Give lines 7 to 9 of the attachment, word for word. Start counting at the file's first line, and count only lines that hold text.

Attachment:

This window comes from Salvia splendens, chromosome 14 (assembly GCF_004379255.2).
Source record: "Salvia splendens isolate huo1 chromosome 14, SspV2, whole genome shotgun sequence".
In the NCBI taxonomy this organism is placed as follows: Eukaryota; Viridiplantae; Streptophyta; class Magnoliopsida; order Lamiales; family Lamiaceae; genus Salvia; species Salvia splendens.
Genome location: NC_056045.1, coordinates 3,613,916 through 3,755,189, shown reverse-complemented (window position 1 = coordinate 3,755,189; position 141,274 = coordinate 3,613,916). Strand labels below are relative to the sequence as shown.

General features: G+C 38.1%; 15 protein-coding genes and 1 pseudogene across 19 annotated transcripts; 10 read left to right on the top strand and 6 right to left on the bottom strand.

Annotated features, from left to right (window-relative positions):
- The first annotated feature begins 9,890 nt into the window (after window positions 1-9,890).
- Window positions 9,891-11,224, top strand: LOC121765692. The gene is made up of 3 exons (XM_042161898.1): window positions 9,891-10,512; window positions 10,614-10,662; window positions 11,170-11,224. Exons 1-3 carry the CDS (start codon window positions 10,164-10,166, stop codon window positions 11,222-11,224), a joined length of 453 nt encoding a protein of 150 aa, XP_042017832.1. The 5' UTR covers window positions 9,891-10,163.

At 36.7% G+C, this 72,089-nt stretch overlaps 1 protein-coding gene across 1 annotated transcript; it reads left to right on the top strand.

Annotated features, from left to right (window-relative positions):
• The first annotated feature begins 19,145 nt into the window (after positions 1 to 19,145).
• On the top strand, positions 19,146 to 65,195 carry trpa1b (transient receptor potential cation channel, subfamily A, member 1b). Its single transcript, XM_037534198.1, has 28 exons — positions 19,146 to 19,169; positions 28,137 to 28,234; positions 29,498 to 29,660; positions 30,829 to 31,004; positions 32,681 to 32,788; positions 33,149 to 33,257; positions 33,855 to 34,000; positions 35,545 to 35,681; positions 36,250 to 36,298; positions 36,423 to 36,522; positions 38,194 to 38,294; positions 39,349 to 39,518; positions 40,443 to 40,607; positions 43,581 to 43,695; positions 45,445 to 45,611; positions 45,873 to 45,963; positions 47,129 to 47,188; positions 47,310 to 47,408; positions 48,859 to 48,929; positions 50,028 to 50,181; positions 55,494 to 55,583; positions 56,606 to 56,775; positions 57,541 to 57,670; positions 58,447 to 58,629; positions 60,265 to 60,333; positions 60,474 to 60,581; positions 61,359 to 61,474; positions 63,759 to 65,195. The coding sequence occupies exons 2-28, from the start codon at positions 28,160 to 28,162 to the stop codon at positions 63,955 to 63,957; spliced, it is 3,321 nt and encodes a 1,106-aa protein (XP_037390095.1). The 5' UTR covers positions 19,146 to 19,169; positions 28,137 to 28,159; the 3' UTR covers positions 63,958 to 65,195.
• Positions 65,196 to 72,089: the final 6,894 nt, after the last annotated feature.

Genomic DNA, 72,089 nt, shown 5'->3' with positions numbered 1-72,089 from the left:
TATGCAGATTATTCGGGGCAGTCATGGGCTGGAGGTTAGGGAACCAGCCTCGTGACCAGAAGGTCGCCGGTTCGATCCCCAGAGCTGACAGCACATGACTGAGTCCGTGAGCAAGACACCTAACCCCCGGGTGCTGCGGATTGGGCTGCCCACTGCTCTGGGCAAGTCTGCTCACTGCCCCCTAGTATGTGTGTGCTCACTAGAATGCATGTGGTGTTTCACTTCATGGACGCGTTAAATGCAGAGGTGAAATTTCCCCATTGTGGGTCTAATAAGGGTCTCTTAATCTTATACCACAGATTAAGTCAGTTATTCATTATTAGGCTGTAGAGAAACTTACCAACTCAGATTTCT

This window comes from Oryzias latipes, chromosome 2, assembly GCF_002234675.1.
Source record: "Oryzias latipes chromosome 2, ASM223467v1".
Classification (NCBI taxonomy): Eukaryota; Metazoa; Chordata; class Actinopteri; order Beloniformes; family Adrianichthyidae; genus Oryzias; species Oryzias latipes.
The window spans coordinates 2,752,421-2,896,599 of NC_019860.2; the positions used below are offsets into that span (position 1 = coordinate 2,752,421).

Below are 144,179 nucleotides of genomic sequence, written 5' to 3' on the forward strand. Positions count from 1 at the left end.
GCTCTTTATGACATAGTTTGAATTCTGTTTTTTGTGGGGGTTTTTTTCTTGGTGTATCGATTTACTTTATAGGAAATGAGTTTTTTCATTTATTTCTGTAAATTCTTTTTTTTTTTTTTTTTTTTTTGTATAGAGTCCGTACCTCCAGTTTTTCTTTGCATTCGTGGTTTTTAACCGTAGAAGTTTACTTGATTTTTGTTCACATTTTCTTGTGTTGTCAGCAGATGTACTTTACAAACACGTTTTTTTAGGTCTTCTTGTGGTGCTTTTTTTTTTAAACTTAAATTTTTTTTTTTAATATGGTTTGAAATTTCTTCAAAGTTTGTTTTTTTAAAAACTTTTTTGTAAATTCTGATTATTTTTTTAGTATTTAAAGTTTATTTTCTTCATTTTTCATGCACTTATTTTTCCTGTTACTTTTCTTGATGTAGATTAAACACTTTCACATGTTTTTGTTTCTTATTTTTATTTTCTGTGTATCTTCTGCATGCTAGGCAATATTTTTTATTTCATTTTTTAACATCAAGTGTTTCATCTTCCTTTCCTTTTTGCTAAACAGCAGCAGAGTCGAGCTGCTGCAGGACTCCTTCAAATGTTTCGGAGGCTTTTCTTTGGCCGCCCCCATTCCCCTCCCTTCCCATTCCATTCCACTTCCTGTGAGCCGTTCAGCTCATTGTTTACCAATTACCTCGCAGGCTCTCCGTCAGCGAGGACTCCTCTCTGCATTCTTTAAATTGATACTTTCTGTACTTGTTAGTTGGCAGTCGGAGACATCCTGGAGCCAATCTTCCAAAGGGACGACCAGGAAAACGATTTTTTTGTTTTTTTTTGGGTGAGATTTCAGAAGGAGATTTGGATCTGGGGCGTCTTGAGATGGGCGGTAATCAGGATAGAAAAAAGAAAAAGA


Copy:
- The first annotated feature begins 9,890 nt into the window (after window positions 1-9,890).
- Window positions 9,891-11,224, top strand: LOC121765692. The gene is made up of 3 exons (XM_042161898.1): window positions 9,891-10,512; window positions 10,614-10,662; window positions 11,170-11,224. Exons 1-3 carry the CDS (start codon window positions 10,164-10,166, stop codon window positions 11,222-11,224), a joined length of 453 nt encoding a protein of 150 aa, XP_042017832.1. The 5' UTR covers window positions 9,891-10,163.

At 36.7% G+C, this 72,089-nt stretch overlaps 1 protein-coding gene across 1 annotated transcript; it reads left to right on the top strand.